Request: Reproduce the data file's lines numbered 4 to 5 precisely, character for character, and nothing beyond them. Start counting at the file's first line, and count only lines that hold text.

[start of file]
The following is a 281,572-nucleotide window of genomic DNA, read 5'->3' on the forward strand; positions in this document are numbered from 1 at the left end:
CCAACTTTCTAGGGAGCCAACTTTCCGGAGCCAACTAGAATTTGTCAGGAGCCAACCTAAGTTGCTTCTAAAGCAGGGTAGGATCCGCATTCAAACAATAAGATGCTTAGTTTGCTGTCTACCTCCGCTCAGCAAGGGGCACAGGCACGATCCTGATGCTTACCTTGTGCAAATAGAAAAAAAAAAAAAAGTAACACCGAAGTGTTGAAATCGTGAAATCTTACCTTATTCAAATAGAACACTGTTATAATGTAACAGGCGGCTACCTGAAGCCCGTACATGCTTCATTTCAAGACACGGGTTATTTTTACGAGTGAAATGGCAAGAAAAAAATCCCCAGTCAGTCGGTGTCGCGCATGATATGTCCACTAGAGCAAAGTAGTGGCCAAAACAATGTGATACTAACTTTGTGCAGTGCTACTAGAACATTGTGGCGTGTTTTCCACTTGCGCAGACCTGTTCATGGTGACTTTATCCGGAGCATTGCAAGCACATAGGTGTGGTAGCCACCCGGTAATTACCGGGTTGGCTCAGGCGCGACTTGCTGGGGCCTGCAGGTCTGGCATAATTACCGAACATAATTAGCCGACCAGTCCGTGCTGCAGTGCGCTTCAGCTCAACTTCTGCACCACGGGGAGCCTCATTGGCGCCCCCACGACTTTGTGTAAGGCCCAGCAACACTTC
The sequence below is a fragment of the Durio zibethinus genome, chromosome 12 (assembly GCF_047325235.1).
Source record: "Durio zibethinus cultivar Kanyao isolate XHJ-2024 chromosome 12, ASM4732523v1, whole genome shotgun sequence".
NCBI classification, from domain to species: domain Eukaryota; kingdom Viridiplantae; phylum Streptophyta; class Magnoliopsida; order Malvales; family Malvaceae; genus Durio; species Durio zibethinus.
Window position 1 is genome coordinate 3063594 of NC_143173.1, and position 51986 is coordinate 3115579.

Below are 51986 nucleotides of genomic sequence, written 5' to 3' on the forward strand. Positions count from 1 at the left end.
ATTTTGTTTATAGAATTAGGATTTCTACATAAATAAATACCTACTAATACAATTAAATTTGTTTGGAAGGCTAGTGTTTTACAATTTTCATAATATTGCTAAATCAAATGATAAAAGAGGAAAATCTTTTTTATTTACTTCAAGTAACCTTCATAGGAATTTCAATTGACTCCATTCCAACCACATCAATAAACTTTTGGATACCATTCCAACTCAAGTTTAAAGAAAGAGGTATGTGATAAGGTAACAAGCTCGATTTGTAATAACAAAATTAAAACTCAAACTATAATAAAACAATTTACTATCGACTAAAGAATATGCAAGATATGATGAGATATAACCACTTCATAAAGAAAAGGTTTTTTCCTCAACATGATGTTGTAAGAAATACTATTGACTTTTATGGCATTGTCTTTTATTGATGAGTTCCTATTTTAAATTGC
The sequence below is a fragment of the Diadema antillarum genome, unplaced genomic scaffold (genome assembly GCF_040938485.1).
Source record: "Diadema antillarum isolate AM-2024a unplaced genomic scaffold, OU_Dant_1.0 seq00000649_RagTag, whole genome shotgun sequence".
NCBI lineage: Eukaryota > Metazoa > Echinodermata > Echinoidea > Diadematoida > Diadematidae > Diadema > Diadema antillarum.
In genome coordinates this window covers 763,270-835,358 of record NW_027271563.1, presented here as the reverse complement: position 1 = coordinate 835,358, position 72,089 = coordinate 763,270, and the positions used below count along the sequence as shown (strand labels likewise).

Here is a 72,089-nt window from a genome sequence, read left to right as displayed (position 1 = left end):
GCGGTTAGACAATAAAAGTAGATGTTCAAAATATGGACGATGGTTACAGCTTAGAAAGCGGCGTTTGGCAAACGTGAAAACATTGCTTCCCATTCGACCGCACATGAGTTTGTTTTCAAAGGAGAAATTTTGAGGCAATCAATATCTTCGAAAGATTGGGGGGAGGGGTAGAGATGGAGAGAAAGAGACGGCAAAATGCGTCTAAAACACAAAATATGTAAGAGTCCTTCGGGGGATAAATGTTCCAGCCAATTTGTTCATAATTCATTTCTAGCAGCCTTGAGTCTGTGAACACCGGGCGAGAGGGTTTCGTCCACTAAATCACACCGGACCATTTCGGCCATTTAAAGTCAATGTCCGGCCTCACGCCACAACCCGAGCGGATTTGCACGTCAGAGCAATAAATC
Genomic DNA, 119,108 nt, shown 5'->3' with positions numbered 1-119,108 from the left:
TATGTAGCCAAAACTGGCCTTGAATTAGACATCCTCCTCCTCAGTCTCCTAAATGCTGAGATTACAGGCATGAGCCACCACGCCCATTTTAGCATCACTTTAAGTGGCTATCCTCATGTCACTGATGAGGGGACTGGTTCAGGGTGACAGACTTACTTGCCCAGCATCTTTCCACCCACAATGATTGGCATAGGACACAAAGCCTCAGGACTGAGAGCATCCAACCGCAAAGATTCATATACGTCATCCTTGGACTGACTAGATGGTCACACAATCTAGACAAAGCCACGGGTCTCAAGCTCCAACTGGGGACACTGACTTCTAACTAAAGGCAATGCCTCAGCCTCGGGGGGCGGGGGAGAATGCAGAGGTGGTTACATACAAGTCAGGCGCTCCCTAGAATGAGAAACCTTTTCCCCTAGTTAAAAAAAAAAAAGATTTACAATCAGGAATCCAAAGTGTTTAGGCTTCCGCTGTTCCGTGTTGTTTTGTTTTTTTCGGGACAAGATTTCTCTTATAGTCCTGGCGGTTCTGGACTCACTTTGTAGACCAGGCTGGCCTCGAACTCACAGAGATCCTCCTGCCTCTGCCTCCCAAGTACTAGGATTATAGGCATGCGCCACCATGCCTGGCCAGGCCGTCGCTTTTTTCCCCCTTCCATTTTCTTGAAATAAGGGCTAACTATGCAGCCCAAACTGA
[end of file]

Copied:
Source record: "Durio zibethinus cultivar Kanyao isolate XHJ-2024 chromosome 12, ASM4732523v1, whole genome shotgun sequence".
NCBI classification, from domain to species: domain Eukaryota; kingdom Viridiplantae; phylum Streptophyta; class Magnoliopsida; order Malvales; family Malvaceae; genus Durio; species Durio zibethinus.